efficiency programmes can still work, comparative data is key


By John Hughes, Marketing

Much was made in the media on 21 October of Lord Carter’s plan for £22bn of savings by 2020 across the NHS. It is an ambitious plan that focuses on reducing inefficiencies in procurement and staffing rosters. Lord Carter has been benchmarking the cost of procurement and the potential annual savings of £5bn a year savings he believes are possible, it understandably grabbed the headlines.

Benchmarking is something that you can use to identify ways to help save money, not just in procurement but all of your back office services.

Relevant to you

CIPFA’s VfM Indicators benchmark seven key corporate functions; Communications, Estates Management, Finance, Human Resources, ICT, Legal and Procurement. These were carefully selected by UK’s public sector audit agencies after extensive road testing and were part of the efficiency programme led by Sir Peter Gershon. A range of public sector bodies helped shape them and the NHS were instrumental in making sure they added value to their performance and improvement programmes.

Focused approach  

These indicators benchmark the value for money and performance of your corporate services with a level of detail that really helps you understand how you compare to similar NHS trusts. And with £22bn of savings to deliver, the NHS needs to be sure that all areas are delivering best value. With a range of service delivery options available such as shared services and collaborative working, how do you know how your corporate services compare?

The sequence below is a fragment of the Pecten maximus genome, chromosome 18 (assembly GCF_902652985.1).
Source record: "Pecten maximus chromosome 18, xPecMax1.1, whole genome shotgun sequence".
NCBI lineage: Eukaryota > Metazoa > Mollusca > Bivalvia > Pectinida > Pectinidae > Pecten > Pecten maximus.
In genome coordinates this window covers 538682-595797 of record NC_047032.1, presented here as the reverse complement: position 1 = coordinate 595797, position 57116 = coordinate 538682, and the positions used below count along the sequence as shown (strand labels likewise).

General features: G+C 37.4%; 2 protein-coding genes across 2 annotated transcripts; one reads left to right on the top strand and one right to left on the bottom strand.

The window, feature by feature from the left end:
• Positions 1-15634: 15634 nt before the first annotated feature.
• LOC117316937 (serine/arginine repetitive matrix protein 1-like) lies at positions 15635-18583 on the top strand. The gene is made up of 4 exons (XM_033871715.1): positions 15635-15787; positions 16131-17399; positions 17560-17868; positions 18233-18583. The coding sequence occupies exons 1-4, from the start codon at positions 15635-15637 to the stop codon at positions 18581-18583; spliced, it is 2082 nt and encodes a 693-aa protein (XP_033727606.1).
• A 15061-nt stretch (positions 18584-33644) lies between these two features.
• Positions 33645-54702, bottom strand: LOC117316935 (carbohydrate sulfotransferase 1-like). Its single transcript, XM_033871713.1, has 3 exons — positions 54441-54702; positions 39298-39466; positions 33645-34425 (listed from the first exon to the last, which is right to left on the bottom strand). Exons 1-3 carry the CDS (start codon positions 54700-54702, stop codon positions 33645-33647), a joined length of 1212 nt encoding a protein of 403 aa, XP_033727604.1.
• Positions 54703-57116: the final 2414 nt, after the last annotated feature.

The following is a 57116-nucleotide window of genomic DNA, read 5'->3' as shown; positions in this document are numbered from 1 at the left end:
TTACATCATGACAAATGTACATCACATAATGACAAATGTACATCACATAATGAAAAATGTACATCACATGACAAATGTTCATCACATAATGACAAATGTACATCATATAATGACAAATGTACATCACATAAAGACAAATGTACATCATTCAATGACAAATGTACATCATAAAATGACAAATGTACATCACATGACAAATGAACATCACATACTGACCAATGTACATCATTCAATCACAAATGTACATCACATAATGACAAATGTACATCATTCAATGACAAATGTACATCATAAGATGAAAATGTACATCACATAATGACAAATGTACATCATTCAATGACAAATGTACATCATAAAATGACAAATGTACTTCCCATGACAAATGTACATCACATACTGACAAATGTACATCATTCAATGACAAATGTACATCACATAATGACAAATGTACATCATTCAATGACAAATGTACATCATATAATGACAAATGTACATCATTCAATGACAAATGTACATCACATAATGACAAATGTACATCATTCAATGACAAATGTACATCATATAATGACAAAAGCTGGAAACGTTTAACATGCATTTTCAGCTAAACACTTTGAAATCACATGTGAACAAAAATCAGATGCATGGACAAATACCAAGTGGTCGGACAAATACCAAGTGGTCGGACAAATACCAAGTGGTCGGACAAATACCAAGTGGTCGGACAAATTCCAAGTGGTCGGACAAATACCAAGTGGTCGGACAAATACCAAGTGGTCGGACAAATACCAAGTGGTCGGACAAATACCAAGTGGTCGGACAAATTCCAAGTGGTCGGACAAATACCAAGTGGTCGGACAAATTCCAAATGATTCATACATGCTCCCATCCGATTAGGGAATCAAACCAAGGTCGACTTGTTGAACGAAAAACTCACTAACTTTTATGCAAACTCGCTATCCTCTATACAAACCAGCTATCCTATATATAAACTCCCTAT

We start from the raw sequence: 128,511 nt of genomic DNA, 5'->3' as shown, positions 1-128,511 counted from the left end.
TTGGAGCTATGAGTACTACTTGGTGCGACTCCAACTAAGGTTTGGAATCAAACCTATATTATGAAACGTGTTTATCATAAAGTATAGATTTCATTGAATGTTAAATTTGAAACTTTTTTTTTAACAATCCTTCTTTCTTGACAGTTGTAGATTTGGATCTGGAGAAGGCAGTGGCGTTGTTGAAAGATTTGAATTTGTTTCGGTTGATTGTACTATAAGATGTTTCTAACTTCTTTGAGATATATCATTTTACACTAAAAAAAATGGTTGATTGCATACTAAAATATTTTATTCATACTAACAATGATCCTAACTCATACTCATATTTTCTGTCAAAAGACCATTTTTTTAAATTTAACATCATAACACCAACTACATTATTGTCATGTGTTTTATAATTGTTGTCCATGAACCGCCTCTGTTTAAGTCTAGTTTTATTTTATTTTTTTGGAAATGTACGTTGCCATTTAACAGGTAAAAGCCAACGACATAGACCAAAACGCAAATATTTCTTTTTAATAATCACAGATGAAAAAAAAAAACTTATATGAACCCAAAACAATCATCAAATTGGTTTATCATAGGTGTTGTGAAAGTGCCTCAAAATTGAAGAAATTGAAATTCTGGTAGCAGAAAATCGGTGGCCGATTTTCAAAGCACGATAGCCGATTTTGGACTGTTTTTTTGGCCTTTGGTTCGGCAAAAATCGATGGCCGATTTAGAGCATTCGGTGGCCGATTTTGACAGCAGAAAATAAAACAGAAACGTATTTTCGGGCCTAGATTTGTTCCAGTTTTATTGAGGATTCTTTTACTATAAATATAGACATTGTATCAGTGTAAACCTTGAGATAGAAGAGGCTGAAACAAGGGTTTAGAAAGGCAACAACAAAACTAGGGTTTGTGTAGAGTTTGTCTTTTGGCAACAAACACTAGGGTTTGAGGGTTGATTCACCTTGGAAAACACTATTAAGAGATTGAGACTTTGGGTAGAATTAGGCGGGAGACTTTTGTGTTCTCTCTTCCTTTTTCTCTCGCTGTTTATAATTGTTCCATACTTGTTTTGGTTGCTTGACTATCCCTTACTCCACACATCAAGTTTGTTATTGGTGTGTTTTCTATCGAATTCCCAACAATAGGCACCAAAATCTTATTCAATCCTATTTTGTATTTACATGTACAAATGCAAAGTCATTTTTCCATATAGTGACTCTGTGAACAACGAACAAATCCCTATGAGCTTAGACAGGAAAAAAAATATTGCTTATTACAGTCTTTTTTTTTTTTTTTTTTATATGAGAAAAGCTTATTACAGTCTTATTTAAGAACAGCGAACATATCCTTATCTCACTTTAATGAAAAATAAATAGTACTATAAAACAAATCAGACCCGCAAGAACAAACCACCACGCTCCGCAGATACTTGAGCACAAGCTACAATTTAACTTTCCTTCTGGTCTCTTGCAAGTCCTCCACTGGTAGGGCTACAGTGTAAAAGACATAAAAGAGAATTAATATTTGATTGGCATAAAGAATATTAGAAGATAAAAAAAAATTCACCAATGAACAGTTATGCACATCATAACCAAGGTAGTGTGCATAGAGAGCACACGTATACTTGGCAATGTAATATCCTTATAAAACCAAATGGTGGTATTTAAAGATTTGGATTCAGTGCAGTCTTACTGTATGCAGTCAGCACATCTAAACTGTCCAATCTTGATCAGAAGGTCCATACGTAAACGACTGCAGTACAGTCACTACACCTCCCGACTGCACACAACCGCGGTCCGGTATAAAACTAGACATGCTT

One of the core principles of the indicators, is that armed with robust comparative data, you can start to improve performance. This will often mean transforming a function and embracing innovation to do so.

A few years ago NESTA* piloted a survey with Local Government and the NHS to find out how these two sectors were embracing innovation. Evidence showed that the NHS was doing marginally more and had appetite for change, but across the board these projects were hindered by a lack of data. VfM indicators will give you data to support this process.


Lord Carter’s June report highlighted staffing costs and the indicators are showing some interesting trends relating to people working in the public sector. In 2011/12 the average number of days lost to sickness was 9.3, in 2013/14 this figure has dropped to an average of just 8 days. The percentage of staff over 50 has risen in the same period from 22% to 32.5%. Of course, you will want to understand what has caused these changes. Are your staff fitter? Has a free flu jab had an impact on sick days? If your staff are staying in post longer then there will hopefully be a cost saving in both recruitment and agency cover.

We are here to help

If you want to transform your corporate services to be more effective and offer greater value for money then come to the experts, sign up now, or find out more.

* Nesta is an independent charity that works to increase the innovation capacity of the UK.